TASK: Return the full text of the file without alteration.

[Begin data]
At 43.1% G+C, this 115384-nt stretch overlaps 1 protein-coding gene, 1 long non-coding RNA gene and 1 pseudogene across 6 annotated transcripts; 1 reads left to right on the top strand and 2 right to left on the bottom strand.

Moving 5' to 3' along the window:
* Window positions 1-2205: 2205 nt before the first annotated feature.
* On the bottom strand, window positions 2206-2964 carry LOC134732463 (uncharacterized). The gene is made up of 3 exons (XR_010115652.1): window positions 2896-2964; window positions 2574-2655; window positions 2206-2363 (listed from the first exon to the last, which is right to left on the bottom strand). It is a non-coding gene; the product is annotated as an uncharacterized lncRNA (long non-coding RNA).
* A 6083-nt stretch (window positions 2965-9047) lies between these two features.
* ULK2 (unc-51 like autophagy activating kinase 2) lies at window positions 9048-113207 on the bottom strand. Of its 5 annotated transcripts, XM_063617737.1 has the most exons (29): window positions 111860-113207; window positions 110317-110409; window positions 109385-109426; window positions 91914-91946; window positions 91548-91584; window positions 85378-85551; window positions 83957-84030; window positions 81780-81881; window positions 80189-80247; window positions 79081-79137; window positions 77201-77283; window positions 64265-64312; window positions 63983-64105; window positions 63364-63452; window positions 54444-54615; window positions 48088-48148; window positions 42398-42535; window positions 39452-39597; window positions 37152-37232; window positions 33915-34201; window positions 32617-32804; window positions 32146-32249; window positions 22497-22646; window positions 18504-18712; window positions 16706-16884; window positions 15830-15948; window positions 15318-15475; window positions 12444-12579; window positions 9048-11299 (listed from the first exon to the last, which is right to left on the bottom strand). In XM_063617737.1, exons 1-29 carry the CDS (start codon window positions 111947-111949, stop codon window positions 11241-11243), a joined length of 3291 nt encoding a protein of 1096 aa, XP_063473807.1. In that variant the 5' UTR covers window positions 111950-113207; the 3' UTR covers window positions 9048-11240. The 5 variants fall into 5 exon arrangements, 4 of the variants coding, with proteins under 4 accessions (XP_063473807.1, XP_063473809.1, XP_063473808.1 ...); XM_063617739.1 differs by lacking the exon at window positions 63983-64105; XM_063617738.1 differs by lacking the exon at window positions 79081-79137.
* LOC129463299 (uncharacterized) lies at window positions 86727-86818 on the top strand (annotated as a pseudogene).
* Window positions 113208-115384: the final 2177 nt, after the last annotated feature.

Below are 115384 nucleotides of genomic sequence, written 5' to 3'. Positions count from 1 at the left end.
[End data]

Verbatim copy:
At 43.1% G+C, this 115384-nt stretch overlaps 1 protein-coding gene, 1 long non-coding RNA gene and 1 pseudogene across 6 annotated transcripts; 1 reads left to right on the top strand and 2 right to left on the bottom strand.

Moving 5' to 3' along the window:
* Window positions 1-2205: 2205 nt before the first annotated feature.
* On the bottom strand, window positions 2206-2964 carry LOC134732463 (uncharacterized). The gene is made up of 3 exons (XR_010115652.1): window positions 2896-2964; window positions 2574-2655; window positions 2206-2363 (listed from the first exon to the last, which is right to left on the bottom strand). It is a non-coding gene; the product is annotated as an uncharacterized lncRNA (long non-coding RNA).
* A 6083-nt stretch (window positions 2965-9047) lies between these two features.
* ULK2 (unc-51 like autophagy activating kinase 2) lies at window positions 9048-113207 on the bottom strand. Of its 5 annotated transcripts, XM_063617737.1 has the most exons (29): window positions 111860-113207; window positions 110317-110409; window positions 109385-109426; window positions 91914-91946; window positions 91548-91584; window positions 85378-85551; window positions 83957-84030; window positions 81780-81881; window positions 80189-80247; window positions 79081-79137; window positions 77201-77283; window positions 64265-64312; window positions 63983-64105; window positions 63364-63452; window positions 54444-54615; window positions 48088-48148; window positions 42398-42535; window positions 39452-39597; window positions 37152-37232; window positions 33915-34201; window positions 32617-32804; window positions 32146-32249; window positions 22497-22646; window positions 18504-18712; window positions 16706-16884; window positions 15830-15948; window positions 15318-15475; window positions 12444-12579; window positions 9048-11299 (listed from the first exon to the last, which is right to left on the bottom strand). In XM_063617737.1, exons 1-29 carry the CDS (start codon window positions 111947-111949, stop codon window positions 11241-11243), a joined length of 3291 nt encoding a protein of 1096 aa, XP_063473807.1. In that variant the 5' UTR covers window positions 111950-113207; the 3' UTR covers window positions 9048-11240. The 5 variants fall into 5 exon arrangements, 4 of the variants coding, with proteins under 4 accessions (XP_063473807.1, XP_063473809.1, XP_063473808.1 ...); XM_063617739.1 differs by lacking the exon at window positions 63983-64105; XM_063617738.1 differs by lacking the exon at window positions 79081-79137.
* LOC129463299 (uncharacterized) lies at window positions 86727-86818 on the top strand (annotated as a pseudogene).
* Window positions 113208-115384: the final 2177 nt, after the last annotated feature.

Below are 115384 nucleotides of genomic sequence, written 5' to 3'. Positions count from 1 at the left end.